Budding yeast Saccharomyces cerevisiae as a model to study oxidative modification of proteins in eukaryotes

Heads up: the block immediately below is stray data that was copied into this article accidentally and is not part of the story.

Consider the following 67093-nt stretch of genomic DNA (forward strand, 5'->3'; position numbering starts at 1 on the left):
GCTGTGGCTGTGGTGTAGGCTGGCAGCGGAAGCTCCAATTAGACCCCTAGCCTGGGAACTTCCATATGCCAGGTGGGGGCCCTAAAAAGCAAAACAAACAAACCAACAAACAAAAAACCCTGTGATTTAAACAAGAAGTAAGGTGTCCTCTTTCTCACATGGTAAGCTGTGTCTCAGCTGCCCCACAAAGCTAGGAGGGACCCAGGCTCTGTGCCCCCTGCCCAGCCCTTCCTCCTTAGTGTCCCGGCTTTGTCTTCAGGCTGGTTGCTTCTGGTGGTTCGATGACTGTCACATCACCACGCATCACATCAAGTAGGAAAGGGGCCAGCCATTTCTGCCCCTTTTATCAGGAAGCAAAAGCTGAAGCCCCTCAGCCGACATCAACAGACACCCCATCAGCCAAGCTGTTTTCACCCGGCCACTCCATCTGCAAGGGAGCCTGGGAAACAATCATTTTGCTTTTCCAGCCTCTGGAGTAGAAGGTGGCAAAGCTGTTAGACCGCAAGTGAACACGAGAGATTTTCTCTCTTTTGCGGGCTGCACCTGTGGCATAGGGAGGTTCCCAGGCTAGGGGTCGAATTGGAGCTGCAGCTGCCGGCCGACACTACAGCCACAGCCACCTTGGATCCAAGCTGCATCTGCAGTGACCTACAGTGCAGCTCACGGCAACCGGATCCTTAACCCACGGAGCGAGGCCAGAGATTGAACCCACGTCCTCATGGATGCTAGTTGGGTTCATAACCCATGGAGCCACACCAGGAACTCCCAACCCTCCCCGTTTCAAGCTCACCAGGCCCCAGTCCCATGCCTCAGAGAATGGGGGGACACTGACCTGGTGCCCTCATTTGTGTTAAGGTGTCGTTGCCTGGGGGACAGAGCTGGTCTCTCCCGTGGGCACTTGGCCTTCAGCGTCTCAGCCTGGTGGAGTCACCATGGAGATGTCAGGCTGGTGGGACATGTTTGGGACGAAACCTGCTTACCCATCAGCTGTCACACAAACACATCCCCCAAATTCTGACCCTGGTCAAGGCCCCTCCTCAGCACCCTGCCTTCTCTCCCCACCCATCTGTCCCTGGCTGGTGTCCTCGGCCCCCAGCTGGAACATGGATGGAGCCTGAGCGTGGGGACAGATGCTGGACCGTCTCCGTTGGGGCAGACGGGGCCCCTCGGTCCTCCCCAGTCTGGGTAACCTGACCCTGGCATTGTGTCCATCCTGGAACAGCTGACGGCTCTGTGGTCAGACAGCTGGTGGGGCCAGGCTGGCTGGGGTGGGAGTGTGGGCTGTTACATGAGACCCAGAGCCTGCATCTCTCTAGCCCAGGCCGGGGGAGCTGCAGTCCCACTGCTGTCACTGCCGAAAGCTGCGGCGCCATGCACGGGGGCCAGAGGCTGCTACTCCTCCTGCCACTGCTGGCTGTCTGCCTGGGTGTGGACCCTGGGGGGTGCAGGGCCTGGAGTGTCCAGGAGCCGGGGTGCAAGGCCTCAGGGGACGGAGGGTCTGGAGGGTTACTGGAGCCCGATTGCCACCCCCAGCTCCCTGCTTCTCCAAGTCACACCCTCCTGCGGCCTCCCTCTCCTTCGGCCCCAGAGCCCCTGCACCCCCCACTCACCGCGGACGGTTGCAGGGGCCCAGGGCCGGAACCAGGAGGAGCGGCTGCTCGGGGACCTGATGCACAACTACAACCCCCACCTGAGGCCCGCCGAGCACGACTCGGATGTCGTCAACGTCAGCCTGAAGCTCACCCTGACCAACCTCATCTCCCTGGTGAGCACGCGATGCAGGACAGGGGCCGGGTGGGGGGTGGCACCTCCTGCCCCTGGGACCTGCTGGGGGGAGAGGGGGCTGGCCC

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The budding yeast Saccharomyces cerevisiae is a well studied unicellular eukaryotic organism the genome of which has been sequenced. The use of yeast in many commercial systems makes its investigation important not only from basic, but also from practical point of view. Yeast may be grown under both aerobic and anaerobic conditions. The investigation of the response of eukaryotes to different kinds of stresses was pioneered owing to yeast and here we focus mainly on the so-called oxidative stress. It is a result of an imbalance between the formation and decomposition of reactive oxygen species increasing their steady-state concentration. Reactive oxygen species may attack any cellular component. In the present review oxidation of proteins in S. cerevisiae is analyzed. There are two connected approaches to study oxidative protein modification - characterization of the overall process and identification of individual oxidized proteins. Because all aerobic organisms possess special systems which defend them against reactive oxygen species, the involvement of so-called antioxidant enzymes, particularly superoxide dismutase and catalase, in the protection of proteins is also analyzed.
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